Muddy Roads Keep Flood-Stranded Community Cut Off

By Beacon Staff

BILLINGS – Muddy conditions frustrated attempts Monday to complete road repairs in central Montana that would give about 300 stranded residents a way out of their rural neighborhood.

As more roads deteriorated following yet another round of rain in the area Sunday night, an emergency official warned that hundreds more Musselshell County residents could soon find themselves with no way to get out.

The main route into a cutoff area south of Roundup has been impassable since the Musselshell River last week washed out a section of Number 4 Road. Crews have been working to re-establish an alternate route along Fattig Creek Road, but officials said progress has been slow.

“As the roads get driven on, they are deteriorating faster,” Disaster and Emergency Services Coordinator Jeff Gates said Monday. “We’re getting issues coming up all over the county and we may have to start shuttling food and supplies to another three or four areas.”

In Wyoming, Albany County reported the state’s first drowning to occur during this spring’s flooding. Authorities say a child drowned in the swollen Little Laramie River, and they are investigating another possible drowning in a separate incident. No further details were available.

Central Montana’s Musselshell River is forecast to stay above flood stage until possibly Thursday following more than two weeks of flooding in Roundup and surrounding communities.

Supplies were being ferried to residents of the cutoff area by boat. It was uncertain when the main route would be restored and Gates declined to offer any timetable. He said similar problems were emerging in several other rural subdivisions where roads have become thoroughly saturated after weeks of heavy rain.

“Not only do we have the river flooding but I’ve got stuff going on 10 miles from the river,” Gates said. “We’re having to build roads to fix roads, to get into spots that are in trouble, so it’s not a fast process.”

Most of the water that inundated parts of downtown Roundup has been pumped out, but some water still is getting into town through gaps in a makeshift dike that lines the river, said Volunteer firefighter Cassie Degner.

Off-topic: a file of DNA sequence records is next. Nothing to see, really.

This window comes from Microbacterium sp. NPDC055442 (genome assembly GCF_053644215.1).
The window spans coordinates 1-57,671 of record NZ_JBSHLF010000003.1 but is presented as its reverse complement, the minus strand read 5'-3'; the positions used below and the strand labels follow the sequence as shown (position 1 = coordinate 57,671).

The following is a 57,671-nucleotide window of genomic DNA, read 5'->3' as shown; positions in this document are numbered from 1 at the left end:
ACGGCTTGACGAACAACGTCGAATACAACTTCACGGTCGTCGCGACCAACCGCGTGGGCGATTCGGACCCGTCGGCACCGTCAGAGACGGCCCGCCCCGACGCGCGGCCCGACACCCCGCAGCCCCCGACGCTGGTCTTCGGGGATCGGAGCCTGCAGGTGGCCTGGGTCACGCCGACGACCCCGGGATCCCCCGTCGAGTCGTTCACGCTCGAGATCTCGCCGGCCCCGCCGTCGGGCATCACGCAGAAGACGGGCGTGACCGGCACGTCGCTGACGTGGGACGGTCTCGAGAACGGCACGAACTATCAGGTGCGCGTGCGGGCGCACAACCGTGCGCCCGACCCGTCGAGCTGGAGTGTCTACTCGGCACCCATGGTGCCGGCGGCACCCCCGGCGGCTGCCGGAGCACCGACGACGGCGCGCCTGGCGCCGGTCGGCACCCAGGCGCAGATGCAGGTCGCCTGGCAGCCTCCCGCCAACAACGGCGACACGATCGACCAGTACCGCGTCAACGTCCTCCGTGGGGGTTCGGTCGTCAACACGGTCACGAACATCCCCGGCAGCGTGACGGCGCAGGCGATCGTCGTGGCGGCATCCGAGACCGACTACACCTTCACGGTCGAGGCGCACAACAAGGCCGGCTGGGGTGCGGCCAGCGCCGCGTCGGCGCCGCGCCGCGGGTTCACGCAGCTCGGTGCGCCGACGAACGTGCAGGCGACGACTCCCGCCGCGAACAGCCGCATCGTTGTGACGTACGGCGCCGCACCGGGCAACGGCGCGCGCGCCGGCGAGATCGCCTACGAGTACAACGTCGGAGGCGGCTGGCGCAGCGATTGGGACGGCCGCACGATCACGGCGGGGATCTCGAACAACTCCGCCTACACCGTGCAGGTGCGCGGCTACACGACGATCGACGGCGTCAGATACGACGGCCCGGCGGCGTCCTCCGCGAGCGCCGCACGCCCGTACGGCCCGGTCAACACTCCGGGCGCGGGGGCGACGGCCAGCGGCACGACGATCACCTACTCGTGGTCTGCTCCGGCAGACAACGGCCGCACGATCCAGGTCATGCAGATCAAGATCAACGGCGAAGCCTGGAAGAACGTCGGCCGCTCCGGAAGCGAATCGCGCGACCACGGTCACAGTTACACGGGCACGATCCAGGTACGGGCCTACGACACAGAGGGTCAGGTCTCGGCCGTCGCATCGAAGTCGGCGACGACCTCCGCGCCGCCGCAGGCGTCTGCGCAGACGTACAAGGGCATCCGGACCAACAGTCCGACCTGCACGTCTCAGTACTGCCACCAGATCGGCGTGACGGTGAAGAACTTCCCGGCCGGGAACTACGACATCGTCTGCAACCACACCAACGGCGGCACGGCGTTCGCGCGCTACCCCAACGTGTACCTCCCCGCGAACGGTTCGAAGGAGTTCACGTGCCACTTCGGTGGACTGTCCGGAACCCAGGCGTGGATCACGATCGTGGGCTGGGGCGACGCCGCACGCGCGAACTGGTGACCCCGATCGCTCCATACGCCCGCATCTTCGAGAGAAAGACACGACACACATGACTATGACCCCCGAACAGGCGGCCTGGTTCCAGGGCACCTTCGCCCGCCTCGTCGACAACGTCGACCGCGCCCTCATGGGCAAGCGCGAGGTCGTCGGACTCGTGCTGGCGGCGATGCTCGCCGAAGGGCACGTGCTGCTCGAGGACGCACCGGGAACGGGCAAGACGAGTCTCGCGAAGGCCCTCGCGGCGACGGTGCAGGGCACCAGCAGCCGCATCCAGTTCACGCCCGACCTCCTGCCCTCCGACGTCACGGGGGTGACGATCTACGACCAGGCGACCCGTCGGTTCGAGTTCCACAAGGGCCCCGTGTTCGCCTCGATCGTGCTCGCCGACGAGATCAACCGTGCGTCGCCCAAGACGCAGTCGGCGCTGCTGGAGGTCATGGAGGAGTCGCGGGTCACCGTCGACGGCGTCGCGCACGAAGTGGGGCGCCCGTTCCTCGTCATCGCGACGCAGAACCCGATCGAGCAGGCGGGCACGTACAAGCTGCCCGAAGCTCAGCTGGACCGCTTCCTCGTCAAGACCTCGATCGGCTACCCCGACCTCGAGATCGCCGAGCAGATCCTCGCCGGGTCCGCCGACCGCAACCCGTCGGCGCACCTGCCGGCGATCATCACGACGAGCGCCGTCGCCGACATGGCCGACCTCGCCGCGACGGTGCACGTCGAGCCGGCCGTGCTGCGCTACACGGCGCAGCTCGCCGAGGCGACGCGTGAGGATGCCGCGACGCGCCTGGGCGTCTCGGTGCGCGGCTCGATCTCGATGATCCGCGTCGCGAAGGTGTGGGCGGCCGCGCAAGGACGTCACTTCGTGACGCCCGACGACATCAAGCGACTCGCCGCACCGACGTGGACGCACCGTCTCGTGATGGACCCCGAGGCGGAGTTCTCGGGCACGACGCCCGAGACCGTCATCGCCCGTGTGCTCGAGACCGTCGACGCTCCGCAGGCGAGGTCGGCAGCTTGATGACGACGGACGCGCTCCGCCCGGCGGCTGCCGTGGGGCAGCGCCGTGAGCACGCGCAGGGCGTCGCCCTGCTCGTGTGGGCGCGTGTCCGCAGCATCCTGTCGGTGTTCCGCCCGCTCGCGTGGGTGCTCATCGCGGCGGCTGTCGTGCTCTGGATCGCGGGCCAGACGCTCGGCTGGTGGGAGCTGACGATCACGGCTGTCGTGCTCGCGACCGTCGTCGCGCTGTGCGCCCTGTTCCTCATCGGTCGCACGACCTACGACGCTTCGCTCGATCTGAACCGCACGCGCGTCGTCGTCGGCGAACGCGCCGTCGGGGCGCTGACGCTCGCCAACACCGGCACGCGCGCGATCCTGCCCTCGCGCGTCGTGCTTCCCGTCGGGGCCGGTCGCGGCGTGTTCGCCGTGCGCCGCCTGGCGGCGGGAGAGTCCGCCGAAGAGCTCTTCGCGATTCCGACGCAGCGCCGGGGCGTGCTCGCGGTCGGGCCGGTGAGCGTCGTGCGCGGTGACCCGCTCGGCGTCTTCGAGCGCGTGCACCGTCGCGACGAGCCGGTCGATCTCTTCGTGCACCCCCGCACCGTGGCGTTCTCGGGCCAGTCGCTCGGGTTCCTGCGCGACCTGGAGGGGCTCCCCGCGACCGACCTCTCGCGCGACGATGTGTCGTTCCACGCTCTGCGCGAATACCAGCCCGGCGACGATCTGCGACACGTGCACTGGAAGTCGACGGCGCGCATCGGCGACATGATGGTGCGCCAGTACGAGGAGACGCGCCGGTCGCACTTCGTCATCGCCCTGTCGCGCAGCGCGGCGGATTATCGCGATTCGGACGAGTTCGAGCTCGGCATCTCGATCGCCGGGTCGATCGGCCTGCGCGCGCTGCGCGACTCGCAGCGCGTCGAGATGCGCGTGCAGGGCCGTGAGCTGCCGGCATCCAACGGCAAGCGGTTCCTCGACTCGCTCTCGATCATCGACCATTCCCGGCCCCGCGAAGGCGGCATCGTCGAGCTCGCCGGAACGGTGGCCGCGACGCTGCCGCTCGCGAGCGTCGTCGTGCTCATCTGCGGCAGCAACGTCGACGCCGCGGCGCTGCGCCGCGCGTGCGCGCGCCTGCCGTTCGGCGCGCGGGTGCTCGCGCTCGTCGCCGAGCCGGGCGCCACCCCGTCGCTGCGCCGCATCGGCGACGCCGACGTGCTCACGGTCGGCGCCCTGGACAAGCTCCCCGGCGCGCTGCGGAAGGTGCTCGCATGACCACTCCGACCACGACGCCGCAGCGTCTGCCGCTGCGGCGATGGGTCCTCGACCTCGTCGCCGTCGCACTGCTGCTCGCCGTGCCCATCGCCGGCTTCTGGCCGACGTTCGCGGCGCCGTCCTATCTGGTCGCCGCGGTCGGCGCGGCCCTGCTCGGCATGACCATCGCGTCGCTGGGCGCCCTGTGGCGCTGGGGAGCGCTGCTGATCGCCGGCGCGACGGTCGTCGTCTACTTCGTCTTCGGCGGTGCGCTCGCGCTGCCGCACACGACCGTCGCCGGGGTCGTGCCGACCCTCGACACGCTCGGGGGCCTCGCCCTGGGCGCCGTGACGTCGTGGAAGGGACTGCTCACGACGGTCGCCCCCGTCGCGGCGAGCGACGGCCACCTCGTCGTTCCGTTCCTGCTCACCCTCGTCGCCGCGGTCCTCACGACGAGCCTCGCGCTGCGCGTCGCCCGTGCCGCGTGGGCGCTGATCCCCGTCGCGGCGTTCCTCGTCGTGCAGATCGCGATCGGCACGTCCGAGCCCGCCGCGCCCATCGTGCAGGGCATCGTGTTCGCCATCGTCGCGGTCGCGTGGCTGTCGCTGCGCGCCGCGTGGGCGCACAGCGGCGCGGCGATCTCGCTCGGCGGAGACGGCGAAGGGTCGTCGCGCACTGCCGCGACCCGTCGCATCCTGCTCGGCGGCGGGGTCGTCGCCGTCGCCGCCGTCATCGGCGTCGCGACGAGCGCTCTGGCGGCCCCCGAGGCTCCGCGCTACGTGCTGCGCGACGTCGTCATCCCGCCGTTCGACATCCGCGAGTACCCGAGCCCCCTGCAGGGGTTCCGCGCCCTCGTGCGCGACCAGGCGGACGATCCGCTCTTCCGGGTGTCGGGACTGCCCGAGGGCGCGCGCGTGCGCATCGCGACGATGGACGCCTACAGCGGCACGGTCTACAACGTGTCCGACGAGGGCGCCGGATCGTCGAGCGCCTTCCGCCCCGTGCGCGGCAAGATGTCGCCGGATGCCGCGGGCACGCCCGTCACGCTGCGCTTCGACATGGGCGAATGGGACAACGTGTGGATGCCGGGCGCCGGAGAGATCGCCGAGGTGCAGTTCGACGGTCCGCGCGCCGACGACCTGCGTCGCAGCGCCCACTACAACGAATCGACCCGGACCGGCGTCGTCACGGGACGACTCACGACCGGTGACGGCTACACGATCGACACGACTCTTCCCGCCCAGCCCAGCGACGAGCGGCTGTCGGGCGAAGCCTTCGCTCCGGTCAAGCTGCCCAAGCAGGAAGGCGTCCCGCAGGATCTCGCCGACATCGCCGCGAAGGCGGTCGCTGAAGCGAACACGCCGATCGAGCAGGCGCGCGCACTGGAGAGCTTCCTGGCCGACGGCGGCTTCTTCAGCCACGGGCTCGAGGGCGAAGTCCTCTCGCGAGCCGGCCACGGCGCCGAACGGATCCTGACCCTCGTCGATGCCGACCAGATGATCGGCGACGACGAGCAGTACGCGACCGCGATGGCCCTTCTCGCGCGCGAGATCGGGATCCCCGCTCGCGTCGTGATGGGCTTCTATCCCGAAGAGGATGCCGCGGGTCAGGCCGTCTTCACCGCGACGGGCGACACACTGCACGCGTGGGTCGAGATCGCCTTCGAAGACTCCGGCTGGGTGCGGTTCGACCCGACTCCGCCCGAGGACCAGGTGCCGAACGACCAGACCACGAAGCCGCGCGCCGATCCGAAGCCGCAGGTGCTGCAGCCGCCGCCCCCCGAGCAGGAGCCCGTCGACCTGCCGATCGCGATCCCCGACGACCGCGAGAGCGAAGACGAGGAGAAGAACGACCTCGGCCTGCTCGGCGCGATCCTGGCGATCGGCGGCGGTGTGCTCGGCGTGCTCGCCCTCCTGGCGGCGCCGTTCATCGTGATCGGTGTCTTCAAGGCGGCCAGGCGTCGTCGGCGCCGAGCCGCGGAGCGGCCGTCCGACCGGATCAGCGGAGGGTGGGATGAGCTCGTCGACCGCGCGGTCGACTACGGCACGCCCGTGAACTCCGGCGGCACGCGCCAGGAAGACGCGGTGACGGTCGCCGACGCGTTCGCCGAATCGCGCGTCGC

In northeast Montana, flooding continued along the Milk River near Glasgow and the Missouri River below Fort Peck.

Water releases from Fort Peck Dam into the Missouri were increased over the weekend by the U.S. Army Corps of Engineers to 65,000 cubic feet per second. Downstream communities have been bracing for flooding from the unprecedented releases, but so far no major problems have resulted.

The corps planned a slight decrease in its releases from Fort Peck early next week, to 60,000 cubic feet per second. But significant releases are projected to continue through most of the summer, said Fort Peck Dam project manager John Daggett.

A National Weather Service forecast showed the Missouri dropping slowly over the next several days.

The Red Cross said it had delivered 150 cots to the Fort Peck Indian Reservation and identified potential shelter locations in preparation for potential flooding.

Less water in the Milk River — which feeds into the Missouri — appeared to be easing the risk that houses would flood, said Darla Shumway, a spokeswoman for Roosevelt County. Shumway added the situation could quickly deteriorate if more rain hits the area or the corps decides to further increase its releases from Fort Peck.

“We are not letting our guard down until we are sure the corps is not going to jump it up to 70,000 or 75,000 (cubic feet per second) or Glasgow’s not going to get another flash flood,” Shumway said.

In Western Montana, a flood warning was extended until further notice for the Cark Fork River at Drummond, which was expected to remain above flood stage until midday Tuesday, the National Weather Service said.

Flood warnings also were in effect for urban areas and small streams in Jefferson, Lewis and Clark, Hill and Broadwater counties.

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